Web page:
You’re on LinkedIn to do business. If that means you want to generate more leads, are you doing these three things to generate leads?
Your LinkedIn Profile Should be a Sales Asset
In my experience, most people – in sales or not – have written their LinkedIn profile as a resume. Does your headline list your current job title? Or, does it serve as an attention getter using action words like “improving,” or “driving” or “transforming.”
If you think using action words in your headline isn’t necessary consider that if you’re in sales and a potential buyer reviews your LinkedIn profile as well as the profile of three of your competitors, are you confident your headline communicates your ability to meet your customer’s needs? I challenge you to do this exercise. I’m being literal. Review three of your top competitor’s LinkedIn profiles and compare their headlines to yours. What is your confidence level that a buyer would contact you over them?
Your Summary is the Bridge to Conversation
Next, look at your summary. First of all, do you have a summary? If you don’t, you’re missing a BIG opportunity to deliver a narrative about how you can help your customers. The summary should be your story. It should show some of your personality, while painting a picture of your capabilities and achievements. Your summary is different than your experience section. The experience section is where you can deliver your online resume – so to speak. But, your summary is an opportunity to set yourself apart. If you are not skilled at creative writing, get someone to help you. Draft your summary offline and ask someone in your trusted network with creative writing skills to help you shape your story, provided that the end result is genuinely a representation of the real you.
There is no one formula for your LinkedIn summary that fits everyone. Consider writing your story as a chronological narrative without necessarily listing dates. For example: “When I began my career fifteen years ago, I relied on my passion for ____ to launch my career. Today, my passion for _____ is stronger than ever with _____ results in the _____ industry.”
Feel free to show a little of your personality. After all, you’re human and people buy from people. For example: “Anyone that has worked with me knows that I always start my day with a strong cup of black coffee and a blueberry scone. Then, I’m ready to solve ____ problems for my customers in the _____ industry.”
These are just examples to inspire your thinking. Be you…
Engage with Profile Visitors
LinkedIn tells you about the people who visit your profile. This is one of the most valuable data insights provided to you. I encourage you to engage with some of those visitors. LinkedIn also tells you how many people have visited your profile from specific companies. This can be an opportunity to engage with people at a company that you want to do business with.
So, what do you with this information? Start with common sense LinkedIn etiquette. Generally, unless the situation warrants it, I DON’T recommend you contact someone and say “I saw that you visited my profile today, and I’m contacting you to set up a time to talk.” First, visit their profile to learn something about the person. Look for common connections or a recent accomplishment. Consider something like this in your invitation in your message if you’re already connected in the first degree:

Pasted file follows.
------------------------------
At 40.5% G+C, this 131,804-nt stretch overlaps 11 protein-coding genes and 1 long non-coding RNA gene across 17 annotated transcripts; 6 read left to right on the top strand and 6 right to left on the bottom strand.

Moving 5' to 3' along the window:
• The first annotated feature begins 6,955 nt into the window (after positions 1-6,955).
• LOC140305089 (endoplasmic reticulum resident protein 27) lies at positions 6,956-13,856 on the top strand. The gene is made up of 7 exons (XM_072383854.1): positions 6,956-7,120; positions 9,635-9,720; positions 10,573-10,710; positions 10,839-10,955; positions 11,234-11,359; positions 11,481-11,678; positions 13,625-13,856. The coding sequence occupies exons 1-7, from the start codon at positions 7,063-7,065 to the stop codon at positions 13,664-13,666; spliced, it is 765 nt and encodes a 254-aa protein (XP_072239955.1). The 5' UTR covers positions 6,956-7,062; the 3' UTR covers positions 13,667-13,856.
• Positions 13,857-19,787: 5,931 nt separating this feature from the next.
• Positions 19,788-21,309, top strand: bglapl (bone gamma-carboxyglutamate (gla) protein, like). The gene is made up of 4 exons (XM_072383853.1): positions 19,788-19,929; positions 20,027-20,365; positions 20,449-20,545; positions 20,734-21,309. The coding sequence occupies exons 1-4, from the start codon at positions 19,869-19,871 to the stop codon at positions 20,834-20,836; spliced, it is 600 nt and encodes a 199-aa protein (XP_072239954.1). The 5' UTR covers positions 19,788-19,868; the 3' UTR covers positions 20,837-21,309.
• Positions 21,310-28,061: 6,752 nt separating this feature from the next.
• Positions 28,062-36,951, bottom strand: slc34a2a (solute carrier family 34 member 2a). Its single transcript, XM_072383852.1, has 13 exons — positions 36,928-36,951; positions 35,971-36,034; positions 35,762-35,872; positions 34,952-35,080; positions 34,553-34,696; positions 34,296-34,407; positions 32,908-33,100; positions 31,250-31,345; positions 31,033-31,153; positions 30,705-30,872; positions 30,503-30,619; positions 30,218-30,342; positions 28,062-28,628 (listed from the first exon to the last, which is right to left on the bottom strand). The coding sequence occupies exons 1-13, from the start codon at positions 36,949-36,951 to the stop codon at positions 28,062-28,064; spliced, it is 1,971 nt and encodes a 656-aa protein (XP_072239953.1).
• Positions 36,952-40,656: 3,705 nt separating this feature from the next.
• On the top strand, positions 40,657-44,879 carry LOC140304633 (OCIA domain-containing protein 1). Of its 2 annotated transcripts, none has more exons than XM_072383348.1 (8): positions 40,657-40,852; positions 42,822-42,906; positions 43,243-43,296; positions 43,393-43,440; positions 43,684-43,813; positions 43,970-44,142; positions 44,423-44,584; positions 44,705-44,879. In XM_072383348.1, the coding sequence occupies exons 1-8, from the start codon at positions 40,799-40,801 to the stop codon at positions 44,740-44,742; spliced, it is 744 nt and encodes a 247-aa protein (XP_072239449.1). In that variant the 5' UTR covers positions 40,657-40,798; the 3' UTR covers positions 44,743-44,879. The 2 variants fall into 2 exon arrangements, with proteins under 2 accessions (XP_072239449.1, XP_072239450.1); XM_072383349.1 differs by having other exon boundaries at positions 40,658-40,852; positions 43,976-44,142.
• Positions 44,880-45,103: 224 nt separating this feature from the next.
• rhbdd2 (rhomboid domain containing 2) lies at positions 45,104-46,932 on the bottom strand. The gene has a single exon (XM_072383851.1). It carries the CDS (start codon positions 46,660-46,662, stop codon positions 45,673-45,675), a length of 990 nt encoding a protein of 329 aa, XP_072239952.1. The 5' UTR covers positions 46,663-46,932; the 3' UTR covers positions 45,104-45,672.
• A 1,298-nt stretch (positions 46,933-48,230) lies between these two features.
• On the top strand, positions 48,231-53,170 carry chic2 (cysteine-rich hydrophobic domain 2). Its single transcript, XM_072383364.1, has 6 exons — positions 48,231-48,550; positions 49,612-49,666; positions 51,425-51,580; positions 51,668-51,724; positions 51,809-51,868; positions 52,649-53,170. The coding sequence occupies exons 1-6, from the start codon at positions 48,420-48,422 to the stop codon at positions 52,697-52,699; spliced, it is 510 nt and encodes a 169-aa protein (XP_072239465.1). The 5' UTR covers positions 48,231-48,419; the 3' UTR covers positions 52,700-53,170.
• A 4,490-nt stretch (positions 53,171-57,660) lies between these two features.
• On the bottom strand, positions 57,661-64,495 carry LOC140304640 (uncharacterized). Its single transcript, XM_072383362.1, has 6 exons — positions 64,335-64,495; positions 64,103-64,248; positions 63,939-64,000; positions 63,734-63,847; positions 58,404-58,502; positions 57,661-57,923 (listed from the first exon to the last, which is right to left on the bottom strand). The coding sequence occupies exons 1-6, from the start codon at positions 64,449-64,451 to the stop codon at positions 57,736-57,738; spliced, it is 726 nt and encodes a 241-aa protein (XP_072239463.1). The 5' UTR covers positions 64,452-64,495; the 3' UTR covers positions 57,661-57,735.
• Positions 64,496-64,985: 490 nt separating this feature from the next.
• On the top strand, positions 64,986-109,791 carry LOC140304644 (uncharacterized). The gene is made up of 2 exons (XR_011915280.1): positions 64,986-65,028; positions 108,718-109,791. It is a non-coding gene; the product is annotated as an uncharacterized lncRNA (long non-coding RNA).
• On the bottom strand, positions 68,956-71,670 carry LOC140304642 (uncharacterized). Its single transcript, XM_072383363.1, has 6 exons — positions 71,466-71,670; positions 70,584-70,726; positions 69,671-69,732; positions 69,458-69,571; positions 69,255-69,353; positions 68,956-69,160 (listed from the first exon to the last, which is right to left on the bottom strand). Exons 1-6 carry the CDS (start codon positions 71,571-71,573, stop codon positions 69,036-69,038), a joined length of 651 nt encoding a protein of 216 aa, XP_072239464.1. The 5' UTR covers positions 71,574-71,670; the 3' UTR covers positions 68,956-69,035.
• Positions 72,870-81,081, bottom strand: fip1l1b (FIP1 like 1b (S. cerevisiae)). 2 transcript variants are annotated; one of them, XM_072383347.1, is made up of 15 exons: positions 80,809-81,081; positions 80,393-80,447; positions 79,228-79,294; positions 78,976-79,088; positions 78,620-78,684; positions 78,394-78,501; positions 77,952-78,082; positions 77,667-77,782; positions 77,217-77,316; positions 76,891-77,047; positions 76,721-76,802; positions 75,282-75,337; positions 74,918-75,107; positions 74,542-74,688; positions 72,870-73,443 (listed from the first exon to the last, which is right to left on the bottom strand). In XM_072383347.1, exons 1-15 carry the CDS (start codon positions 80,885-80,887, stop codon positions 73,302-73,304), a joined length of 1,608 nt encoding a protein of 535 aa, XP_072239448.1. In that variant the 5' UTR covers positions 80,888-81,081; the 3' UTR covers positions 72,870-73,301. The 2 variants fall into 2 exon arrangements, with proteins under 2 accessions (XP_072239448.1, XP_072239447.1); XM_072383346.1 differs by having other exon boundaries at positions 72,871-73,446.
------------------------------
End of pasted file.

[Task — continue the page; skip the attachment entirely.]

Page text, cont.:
“We share several common connections in our professional network on LinkedIn. I would enjoy connecting with you for mutual professional networking.” Replace “connecting” with another action that is more appropriate in your situation.
I always avoid the words “add you to my network” because it comes across as self serving. I prefer to engage in a way that implies mutual benefit. If/when the person accepts your connection request, DO NOT follow up with a pitch or request to talk (unless your situation truly warrants it). Rather, look for ways to build a relationship with this person over a period of time. Be patient and persistent, but not over bearing. Send him or her links to articles that will be helpful to their job and/or career. When the timing feels right, usually weeks down the road after at least three to five value-add touchpoints, either ask for a meeting directly, or seek assistance from a common connection. Don’t be surprised if you hear from him or her.
Be a Publisher
This article could have been titled 20 ways to make your LinkedIn profile a lead generation machine. I chose to focus on just three ways because most of us can remember and act on three suggestions.
If I could only add one more suggestion, it is to publish articles on LinkedIn. Click the “write an article” link on the home page and publish your article. When you publish an article on LinkedIn, a notification will be sent to all people in your network as well as anyone who follows you. Well written, relevant articles will keep you on their radar.
Your article should be informational, educational or inspirational. It’s okay to have a call to action. Just don’t make the entire article a sales pitch. That defeats the purpose of the article and can damage your personal brand.
Publishing on LinkedIn is a great way to have your LinkedIn profile represent your brand 24/7.
These practices alone can increase your chance of being engaged by your prospective buyers during their research and evaluation phase, as well as people in your network who have potential to refer you to a prospective buyer.
This article originally appeared in Social Business Engine.
This article was written by Bernie Borges from Business2Community and was legally licensed through the NewsCred publisher network.
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